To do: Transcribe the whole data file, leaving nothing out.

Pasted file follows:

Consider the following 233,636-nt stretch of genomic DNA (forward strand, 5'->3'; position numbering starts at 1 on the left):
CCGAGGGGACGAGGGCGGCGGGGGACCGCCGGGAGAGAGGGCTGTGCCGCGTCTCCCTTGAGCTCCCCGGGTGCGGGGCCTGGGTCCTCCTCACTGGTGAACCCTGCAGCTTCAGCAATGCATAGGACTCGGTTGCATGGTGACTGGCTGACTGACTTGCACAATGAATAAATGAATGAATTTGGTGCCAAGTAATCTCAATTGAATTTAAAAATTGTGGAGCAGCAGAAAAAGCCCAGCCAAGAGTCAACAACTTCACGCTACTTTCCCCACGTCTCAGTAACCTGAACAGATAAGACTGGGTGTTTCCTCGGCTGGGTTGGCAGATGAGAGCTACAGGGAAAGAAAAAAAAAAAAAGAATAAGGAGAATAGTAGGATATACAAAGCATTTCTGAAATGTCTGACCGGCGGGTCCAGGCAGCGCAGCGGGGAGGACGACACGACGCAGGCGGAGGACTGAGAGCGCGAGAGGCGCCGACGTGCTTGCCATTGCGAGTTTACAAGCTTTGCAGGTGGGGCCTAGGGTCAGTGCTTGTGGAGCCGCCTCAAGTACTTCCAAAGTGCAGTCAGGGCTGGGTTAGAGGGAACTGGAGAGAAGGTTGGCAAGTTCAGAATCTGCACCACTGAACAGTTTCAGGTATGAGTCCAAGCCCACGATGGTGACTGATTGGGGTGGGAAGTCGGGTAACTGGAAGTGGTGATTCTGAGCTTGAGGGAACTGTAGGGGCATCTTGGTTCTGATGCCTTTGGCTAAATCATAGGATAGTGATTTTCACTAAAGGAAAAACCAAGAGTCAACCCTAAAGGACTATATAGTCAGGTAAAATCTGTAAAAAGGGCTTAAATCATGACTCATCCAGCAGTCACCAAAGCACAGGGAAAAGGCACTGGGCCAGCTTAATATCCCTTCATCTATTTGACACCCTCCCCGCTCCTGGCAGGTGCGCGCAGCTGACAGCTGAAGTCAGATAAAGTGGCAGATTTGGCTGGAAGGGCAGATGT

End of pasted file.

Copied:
Consider the following 233,636-nt stretch of genomic DNA (forward strand, 5'->3'; position numbering starts at 1 on the left):
CCGAGGGGACGAGGGCGGCGGGGGACCGCCGGGAGAGAGGGCTGTGCCGCGTCTCCCTTGAGCTCCCCGGGTGCGGGGCCTGGGTCCTCCTCACTGGTGAACCCTGCAGCTTCAGCAATGCATAGGACTCGGTTGCATGGTGACTGGCTGACTGACTTGCACAATGAATAAATGAATGAATTTGGTGCCAAGTAATCTCAATTGAATTTAAAAATTGTGGAGCAGCAGAAAAAGCCCAGCCAAGAGTCAACAACTTCACGCTACTTTCCCCACGTCTCAGTAACCTGAACAGATAAGACTGGGTGTTTCCTCGGCTGGGTTGGCAGATGAGAGCTACAGGGAAAGAAAAAAAAAAAAAGAATAAGGAGAATAGTAGGATATACAAAGCATTTCTGAAATGTCTGACCGGCGGGTCCAGGCAGCGCAGCGGGGAGGACGACACGACGCAGGCGGAGGACTGAGAGCGCGAGAGGCGCCGACGTGCTTGCCATTGCGAGTTTACAAGCTTTGCAGGTGGGGCCTAGGGTCAGTGCTTGTGGAGCCGCCTCAAGTACTTCCAAAGTGCAGTCAGGGCTGGGTTAGAGGGAACTGGAGAGAAGGTTGGCAAGTTCAGAATCTGCACCACTGAACAGTTTCAGGTATGAGTCCAAGCCCACGATGGTGACTGATTGGGGTGGGAAGTCGGGTAACTGGAAGTGGTGATTCTGAGCTTGAGGGAACTGTAGGGGCATCTTGGTTCTGATGCCTTTGGCTAAATCATAGGATAGTGATTTTCACTAAAGGAAAAACCAAGAGTCAACCCTAAAGGACTATATAGTCAGGTAAAATCTGTAAAAAGGGCTTAAATCATGACTCATCCAGCAGTCACCAAAGCACAGGGAAAAGGCACTGGGCCAGCTTAATATCCCTTCATCTATTTGACACCCTCCCCGCTCCTGGCAGGTGCGCGCAGCTGACAGCTGAAGTCAGATAAAGTGGCAGATTTGGCTGGAAGGGCAGATGT